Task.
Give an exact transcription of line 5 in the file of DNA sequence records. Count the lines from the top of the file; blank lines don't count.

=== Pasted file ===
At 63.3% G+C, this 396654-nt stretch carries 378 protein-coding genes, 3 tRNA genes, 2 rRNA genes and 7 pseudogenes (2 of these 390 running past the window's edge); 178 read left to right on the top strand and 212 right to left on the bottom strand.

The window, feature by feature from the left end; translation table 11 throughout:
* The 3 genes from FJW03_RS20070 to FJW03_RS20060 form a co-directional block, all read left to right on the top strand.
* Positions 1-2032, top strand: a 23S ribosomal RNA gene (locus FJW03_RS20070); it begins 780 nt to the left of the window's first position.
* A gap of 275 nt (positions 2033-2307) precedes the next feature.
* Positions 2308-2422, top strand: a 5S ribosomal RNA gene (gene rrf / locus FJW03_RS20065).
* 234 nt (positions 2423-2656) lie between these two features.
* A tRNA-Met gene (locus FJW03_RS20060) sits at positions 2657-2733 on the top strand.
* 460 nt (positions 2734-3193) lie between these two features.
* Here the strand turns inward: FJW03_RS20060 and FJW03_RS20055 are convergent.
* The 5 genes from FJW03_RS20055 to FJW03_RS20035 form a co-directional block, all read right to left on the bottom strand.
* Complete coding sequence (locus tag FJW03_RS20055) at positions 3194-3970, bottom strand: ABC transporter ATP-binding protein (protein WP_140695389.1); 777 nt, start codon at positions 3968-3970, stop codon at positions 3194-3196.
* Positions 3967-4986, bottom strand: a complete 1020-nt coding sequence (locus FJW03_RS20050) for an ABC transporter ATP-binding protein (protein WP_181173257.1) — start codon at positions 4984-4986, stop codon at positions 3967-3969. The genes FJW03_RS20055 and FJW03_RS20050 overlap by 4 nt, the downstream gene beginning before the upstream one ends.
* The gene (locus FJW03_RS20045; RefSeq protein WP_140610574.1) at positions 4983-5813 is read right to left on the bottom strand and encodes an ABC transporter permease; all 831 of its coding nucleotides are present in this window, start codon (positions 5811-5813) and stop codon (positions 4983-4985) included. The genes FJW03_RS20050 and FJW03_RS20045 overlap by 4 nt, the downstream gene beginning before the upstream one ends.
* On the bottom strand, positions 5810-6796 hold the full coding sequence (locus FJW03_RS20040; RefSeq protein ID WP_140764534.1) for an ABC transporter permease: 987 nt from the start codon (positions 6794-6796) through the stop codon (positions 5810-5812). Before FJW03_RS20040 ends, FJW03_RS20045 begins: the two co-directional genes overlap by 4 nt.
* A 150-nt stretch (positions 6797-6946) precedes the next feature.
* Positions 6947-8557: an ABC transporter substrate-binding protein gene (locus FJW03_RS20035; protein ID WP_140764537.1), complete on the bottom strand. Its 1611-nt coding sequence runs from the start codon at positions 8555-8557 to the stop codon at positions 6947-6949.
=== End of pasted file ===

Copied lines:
* A gap of 275 nt (positions 2033-2307) precedes the next feature.